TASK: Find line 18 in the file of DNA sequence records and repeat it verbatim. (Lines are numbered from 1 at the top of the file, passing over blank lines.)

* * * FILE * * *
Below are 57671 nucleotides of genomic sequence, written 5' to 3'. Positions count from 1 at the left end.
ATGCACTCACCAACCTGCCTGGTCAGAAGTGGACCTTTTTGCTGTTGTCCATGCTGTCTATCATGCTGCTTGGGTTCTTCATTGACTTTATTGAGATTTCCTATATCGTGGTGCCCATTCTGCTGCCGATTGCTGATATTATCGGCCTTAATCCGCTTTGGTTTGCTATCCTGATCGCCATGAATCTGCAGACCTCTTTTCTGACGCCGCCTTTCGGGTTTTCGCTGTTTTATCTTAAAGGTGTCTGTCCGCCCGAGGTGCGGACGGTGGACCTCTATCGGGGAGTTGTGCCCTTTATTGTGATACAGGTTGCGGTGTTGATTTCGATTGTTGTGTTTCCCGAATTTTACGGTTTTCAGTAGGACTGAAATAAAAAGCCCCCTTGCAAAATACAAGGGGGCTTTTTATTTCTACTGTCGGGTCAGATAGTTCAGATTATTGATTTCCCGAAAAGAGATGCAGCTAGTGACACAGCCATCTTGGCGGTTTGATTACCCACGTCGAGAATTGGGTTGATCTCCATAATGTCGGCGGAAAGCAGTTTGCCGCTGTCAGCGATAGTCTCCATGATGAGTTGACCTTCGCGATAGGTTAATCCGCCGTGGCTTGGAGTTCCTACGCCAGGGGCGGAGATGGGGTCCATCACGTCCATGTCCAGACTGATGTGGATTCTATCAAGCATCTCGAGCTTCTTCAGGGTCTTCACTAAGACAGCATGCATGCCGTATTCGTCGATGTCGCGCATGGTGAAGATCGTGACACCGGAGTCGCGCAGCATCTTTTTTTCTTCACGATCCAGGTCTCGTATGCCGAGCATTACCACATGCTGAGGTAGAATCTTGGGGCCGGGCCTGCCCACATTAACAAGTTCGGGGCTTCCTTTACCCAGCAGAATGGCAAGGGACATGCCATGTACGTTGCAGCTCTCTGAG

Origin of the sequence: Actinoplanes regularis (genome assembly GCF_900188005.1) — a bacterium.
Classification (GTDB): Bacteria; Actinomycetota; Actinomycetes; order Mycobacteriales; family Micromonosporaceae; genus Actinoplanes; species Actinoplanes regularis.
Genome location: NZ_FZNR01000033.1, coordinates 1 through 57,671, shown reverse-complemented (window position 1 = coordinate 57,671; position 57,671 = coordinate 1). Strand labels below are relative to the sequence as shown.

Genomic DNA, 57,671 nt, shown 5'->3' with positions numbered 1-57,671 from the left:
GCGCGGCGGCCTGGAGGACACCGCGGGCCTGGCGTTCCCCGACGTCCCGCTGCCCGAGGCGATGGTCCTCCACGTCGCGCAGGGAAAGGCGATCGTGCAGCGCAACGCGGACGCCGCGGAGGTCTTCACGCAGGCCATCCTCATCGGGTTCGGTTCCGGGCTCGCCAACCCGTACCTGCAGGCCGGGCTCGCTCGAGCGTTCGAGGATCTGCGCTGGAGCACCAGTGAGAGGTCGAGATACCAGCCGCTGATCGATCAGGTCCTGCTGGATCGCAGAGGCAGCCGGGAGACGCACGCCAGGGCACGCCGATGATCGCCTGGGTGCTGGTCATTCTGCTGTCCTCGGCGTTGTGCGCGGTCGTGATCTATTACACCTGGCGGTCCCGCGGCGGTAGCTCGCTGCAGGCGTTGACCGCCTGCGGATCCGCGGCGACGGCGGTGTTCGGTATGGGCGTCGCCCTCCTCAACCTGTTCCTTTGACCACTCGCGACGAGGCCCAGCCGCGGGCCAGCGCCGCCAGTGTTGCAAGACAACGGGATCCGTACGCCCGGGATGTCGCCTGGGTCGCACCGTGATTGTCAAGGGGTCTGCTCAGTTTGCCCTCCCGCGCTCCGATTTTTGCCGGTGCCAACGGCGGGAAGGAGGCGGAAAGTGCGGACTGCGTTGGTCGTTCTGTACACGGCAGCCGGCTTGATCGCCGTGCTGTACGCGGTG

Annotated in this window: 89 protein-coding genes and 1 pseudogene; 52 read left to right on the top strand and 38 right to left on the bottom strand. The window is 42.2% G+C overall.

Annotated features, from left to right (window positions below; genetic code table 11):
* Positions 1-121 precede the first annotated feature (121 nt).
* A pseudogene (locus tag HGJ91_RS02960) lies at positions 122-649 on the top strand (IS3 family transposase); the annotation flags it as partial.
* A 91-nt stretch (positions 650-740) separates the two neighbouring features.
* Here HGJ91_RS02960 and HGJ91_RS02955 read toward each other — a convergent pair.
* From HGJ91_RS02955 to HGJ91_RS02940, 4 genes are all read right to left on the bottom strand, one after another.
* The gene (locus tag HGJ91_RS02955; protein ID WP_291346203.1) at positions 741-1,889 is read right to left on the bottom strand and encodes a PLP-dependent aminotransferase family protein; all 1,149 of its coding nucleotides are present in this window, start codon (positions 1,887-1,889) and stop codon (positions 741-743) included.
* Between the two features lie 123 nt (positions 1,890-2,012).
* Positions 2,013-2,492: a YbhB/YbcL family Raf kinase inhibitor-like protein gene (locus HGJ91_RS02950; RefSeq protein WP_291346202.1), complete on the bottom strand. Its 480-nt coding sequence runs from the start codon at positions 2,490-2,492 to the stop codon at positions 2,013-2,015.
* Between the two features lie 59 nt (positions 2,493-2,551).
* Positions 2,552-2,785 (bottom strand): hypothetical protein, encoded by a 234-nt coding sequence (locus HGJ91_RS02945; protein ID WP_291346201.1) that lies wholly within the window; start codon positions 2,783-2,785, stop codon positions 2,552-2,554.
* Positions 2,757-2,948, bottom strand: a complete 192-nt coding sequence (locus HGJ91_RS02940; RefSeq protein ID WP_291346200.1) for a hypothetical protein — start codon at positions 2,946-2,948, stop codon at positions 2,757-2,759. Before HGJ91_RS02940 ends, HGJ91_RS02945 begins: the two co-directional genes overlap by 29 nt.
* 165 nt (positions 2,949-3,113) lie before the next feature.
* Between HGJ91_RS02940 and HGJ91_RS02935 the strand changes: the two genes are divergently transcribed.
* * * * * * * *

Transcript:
* Between the two features lie 59 nt (positions 2,493-2,551).